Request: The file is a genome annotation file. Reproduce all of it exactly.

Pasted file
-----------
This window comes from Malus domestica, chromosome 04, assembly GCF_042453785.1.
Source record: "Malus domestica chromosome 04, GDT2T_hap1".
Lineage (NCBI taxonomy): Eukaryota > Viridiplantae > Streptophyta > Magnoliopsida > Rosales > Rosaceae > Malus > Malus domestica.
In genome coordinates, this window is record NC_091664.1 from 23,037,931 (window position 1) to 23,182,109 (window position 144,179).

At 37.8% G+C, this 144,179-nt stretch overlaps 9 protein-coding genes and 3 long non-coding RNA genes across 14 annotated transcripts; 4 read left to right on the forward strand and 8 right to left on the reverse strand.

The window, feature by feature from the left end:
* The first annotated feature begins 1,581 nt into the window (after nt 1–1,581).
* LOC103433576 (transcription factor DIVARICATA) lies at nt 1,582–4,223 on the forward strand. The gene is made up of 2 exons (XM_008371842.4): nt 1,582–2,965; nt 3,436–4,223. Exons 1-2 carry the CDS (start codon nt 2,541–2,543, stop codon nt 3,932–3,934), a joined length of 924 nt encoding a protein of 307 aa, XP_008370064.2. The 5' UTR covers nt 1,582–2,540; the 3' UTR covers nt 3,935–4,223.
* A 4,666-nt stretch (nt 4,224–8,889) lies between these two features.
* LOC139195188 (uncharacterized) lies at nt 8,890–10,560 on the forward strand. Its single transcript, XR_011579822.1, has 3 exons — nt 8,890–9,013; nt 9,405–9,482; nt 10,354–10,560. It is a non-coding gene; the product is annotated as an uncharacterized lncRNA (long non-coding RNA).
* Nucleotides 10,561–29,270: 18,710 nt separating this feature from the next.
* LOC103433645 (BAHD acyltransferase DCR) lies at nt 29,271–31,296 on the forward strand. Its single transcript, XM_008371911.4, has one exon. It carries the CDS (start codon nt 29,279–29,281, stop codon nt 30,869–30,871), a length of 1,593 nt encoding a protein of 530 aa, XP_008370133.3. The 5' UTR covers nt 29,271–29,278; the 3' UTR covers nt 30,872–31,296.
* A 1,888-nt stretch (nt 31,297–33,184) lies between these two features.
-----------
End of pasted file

This window comes from Malus domestica, chromosome 04, assembly GCF_042453785.1.
Source record: "Malus domestica chromosome 04, GDT2T_hap1".
Lineage (NCBI taxonomy): Eukaryota > Viridiplantae > Streptophyta > Magnoliopsida > Rosales > Rosaceae > Malus > Malus domestica.
In genome coordinates, this window is record NC_091664.1 from 23,037,931 (window position 1) to 23,182,109 (window position 144,179).

At 37.8% G+C, this 144,179-nt stretch overlaps 9 protein-coding genes and 3 long non-coding RNA genes across 14 annotated transcripts; 4 read left to right on the forward strand and 8 right to left on the reverse strand.

The window, feature by feature from the left end:
* The first annotated feature begins 1,581 nt into the window (after nt 1–1,581).
* LOC103433576 (transcription factor DIVARICATA) lies at nt 1,582–4,223 on the forward strand. The gene is made up of 2 exons (XM_008371842.4): nt 1,582–2,965; nt 3,436–4,223. Exons 1-2 carry the CDS (start codon nt 2,541–2,543, stop codon nt 3,932–3,934), a joined length of 924 nt encoding a protein of 307 aa, XP_008370064.2. The 5' UTR covers nt 1,582–2,540; the 3' UTR covers nt 3,935–4,223.
* A 4,666-nt stretch (nt 4,224–8,889) lies between these two features.
* LOC139195188 (uncharacterized) lies at nt 8,890–10,560 on the forward strand. Its single transcript, XR_011579822.1, has 3 exons — nt 8,890–9,013; nt 9,405–9,482; nt 10,354–10,560. It is a non-coding gene; the product is annotated as an uncharacterized lncRNA (long non-coding RNA).
* Nucleotides 10,561–29,270: 18,710 nt separating this feature from the next.
* LOC103433645 (BAHD acyltransferase DCR) lies at nt 29,271–31,296 on the forward strand. Its single transcript, XM_008371911.4, has one exon. It carries the CDS (start codon nt 29,279–29,281, stop codon nt 30,869–30,871), a length of 1,593 nt encoding a protein of 530 aa, XP_008370133.3. The 5' UTR covers nt 29,271–29,278; the 3' UTR covers nt 30,872–31,296.
* A 1,888-nt stretch (nt 31,297–33,184) lies between these two features.